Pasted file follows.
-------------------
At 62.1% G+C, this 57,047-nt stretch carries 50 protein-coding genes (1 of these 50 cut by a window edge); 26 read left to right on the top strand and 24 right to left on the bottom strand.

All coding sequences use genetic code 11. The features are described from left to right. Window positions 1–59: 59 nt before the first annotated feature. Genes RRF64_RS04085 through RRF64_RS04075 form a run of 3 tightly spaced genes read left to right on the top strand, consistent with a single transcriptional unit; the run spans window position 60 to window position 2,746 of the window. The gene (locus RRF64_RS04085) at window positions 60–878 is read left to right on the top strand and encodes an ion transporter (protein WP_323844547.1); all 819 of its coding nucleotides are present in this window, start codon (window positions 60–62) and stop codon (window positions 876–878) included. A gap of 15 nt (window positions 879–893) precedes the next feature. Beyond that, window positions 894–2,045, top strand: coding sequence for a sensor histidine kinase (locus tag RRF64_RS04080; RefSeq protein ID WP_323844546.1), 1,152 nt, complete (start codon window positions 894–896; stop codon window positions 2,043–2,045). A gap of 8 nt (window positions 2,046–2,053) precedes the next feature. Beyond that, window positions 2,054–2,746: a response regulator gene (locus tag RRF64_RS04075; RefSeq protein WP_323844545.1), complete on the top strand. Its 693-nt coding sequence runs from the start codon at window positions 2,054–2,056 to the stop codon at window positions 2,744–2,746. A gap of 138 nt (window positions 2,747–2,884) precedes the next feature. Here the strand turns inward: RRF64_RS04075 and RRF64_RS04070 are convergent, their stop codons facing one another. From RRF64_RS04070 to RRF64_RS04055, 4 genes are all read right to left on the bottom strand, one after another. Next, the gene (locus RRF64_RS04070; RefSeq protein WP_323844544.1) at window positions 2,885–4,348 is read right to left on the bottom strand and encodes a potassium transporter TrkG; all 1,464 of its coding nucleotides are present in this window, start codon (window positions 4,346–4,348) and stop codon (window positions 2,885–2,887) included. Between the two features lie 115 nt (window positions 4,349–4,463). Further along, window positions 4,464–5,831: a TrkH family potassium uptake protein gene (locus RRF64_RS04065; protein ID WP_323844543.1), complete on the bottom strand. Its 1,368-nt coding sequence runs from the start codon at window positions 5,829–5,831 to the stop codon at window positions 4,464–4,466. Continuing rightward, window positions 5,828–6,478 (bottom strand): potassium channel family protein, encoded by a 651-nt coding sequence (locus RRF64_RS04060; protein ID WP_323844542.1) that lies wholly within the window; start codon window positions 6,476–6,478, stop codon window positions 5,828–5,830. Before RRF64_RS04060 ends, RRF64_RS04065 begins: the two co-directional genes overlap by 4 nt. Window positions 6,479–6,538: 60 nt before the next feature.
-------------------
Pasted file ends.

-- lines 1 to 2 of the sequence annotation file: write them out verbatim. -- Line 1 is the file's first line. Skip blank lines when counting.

At 62.1% G+C, this 57,047-nt stretch carries 50 protein-coding genes (1 of these 50 cut by a window edge); 26 read left to right on the top strand and 24 right to left on the bottom strand.

All coding sequences use genetic code 11. The features are described from left to right. Window positions 1–59: 59 nt before the first annotated feature. Genes RRF64_RS04085 through RRF64_RS04075 form a run of 3 tightly spaced genes read left to right on the top strand, consistent with a single transcriptional unit; the run spans window position 60 to window position 2,746 of the window. The gene (locus RRF64_RS04085) at window positions 60–878 is read left to right on the top strand and encodes an ion transporter (protein WP_323844547.1); all 819 of its coding nucleotides are present in this window, start codon (window positions 60–62) and stop codon (window positions 876–878) included. A gap of 15 nt (window positions 879–893) precedes the next feature. Beyond that, window positions 894–2,045, top strand: coding sequence for a sensor histidine kinase (locus tag RRF64_RS04080; RefSeq protein ID WP_323844546.1), 1,152 nt, complete (start codon window positions 894–896; stop codon window positions 2,043–2,045). A gap of 8 nt (window positions 2,046–2,053) precedes the next feature. Beyond that, window positions 2,054–2,746: a response regulator gene (locus tag RRF64_RS04075; RefSeq protein WP_323844545.1), complete on the top strand. Its 693-nt coding sequence runs from the start codon at window positions 2,054–2,056 to the stop codon at window positions 2,744–2,746. A gap of 138 nt (window positions 2,747–2,884) precedes the next feature. Here the strand turns inward: RRF64_RS04075 and RRF64_RS04070 are convergent, their stop codons facing one another. From RRF64_RS04070 to RRF64_RS04055, 4 genes are all read right to left on the bottom strand, one after another. Next, the gene (locus RRF64_RS04070; RefSeq protein WP_323844544.1) at window positions 2,885–4,348 is read right to left on the bottom strand and encodes a potassium transporter TrkG; all 1,464 of its coding nucleotides are present in this window, start codon (window positions 4,346–4,348) and stop codon (window positions 2,885–2,887) included. Between the two features lie 115 nt (window positions 4,349–4,463). Further along, window positions 4,464–5,831: a TrkH family potassium uptake protein gene (locus RRF64_RS04065; protein ID WP_323844543.1), complete on the bottom strand. Its 1,368-nt coding sequence runs from the start codon at window positions 5,829–5,831 to the stop codon at window positions 4,464–4,466. Continuing rightward, window positions 5,828–6,478 (bottom strand): potassium channel family protein, encoded by a 651-nt coding sequence (locus RRF64_RS04060; protein ID WP_323844542.1) that lies wholly within the window; start codon window positions 6,476–6,478, stop codon window positions 5,828–5,830. Before RRF64_RS04060 ends, RRF64_RS04065 begins: the two co-directional genes overlap by 4 nt. Window positions 6,479–6,538: 60 nt before the next feature.